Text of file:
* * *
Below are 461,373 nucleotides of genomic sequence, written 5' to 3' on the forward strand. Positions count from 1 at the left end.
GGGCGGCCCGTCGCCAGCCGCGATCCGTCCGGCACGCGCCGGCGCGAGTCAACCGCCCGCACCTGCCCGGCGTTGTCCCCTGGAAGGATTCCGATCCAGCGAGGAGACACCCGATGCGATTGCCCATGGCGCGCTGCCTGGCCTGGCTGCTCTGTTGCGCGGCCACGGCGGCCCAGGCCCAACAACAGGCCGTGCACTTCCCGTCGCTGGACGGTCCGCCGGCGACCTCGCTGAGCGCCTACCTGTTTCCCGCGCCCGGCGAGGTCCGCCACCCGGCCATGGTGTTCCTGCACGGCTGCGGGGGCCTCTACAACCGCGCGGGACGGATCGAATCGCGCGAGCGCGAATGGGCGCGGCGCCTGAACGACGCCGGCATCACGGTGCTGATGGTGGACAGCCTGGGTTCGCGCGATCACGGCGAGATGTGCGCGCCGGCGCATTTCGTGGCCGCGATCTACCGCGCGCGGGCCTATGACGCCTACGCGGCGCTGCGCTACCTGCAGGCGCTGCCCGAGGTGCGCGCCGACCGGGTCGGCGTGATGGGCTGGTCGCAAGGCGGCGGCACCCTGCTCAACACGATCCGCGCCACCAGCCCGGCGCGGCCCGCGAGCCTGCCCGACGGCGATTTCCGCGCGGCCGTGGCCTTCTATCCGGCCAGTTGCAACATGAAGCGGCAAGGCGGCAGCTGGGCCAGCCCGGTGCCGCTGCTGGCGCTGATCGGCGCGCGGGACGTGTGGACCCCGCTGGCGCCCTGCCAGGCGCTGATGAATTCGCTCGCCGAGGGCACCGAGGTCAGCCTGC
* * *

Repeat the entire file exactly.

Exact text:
Below are 461,373 nucleotides of genomic sequence, written 5' to 3' on the forward strand. Positions count from 1 at the left end.
GGGCGGCCCGTCGCCAGCCGCGATCCGTCCGGCACGCGCCGGCGCGAGTCAACCGCCCGCACCTGCCCGGCGTTGTCCCCTGGAAGGATTCCGATCCAGCGAGGAGACACCCGATGCGATTGCCCATGGCGCGCTGCCTGGCCTGGCTGCTCTGTTGCGCGGCCACGGCGGCCCAGGCCCAACAACAGGCCGTGCACTTCCCGTCGCTGGACGGTCCGCCGGCGACCTCGCTGAGCGCCTACCTGTTTCCCGCGCCCGGCGAGGTCCGCCACCCGGCCATGGTGTTCCTGCACGGCTGCGGGGGCCTCTACAACCGCGCGGGACGGATCGAATCGCGCGAGCGCGAATGGGCGCGGCGCCTGAACGACGCCGGCATCACGGTGCTGATGGTGGACAGCCTGGGTTCGCGCGATCACGGCGAGATGTGCGCGCCGGCGCATTTCGTGGCCGCGATCTACCGCGCGCGGGCCTATGACGCCTACGCGGCGCTGCGCTACCTGCAGGCGCTGCCCGAGGTGCGCGCCGACCGGGTCGGCGTGATGGGCTGGTCGCAAGGCGGCGGCACCCTGCTCAACACGATCCGCGCCACCAGCCCGGCGCGGCCCGCGAGCCTGCCCGACGGCGATTTCCGCGCGGCCGTGGCCTTCTATCCGGCCAGTTGCAACATGAAGCGGCAAGGCGGCAGCTGGGCCAGCCCGGTGCCGCTGCTGGCGCTGATCGGCGCGCGGGACGTGTGGACCCCGCTGGCGCCCTGCCAGGCGCTGATGAATTCGCTCGCCGAGGGCACCGAGGTCAGCCTGC